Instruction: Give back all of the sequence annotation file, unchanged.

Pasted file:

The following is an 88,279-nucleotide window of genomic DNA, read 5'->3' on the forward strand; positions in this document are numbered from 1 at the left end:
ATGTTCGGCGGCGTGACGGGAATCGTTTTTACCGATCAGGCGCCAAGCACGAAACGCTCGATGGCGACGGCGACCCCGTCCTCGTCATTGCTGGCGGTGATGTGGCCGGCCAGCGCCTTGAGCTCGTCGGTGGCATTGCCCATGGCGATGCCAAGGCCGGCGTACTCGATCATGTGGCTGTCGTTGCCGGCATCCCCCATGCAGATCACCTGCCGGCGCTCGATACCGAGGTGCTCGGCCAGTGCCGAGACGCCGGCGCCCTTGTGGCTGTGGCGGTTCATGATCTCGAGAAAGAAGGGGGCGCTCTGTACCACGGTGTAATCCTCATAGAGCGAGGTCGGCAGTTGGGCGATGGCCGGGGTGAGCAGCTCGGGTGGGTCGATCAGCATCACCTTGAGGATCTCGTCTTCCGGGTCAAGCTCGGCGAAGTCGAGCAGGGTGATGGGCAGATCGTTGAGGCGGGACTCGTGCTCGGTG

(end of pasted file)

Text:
The following is an 88,279-nucleotide window of genomic DNA, read 5'->3' on the forward strand; positions in this document are numbered from 1 at the left end:
ATGTTCGGCGGCGTGACGGGAATCGTTTTTACCGATCAGGCGCCAAGCACGAAACGCTCGATGGCGACGGCGACCCCGTCCTCGTCATTGCTGGCGGTGATGTGGCCGGCCAGCGCCTTGAGCTCGTCGGTGGCATTGCCCATGGCGATGCCAAGGCCGGCGTACTCGATCATGTGGCTGTCGTTGCCGGCATCCCCCATGCAGATCACCTGCCGGCGCTCGATACCGAGGTGCTCGGCCAGTGCCGAGACGCCGGCGCCCTTGTGGCTGTGGCGGTTCATGATCTCGAGAAAGAAGGGGGCGCTCTGTACCACGGTGTAATCCTCATAGAGCGAGGTCGGCAGTTGGGCGATGGCCGGGGTGAGCAGCTCGGGTGGGTCGATCAGCATCACCTTGAGGATCTCGTCTTCCGGGTCAAGCTCGGCGAAGTCGAGCAGGGTGATGGGCAGATCGTTGAGGCGGGACTCGTGCTCGGTG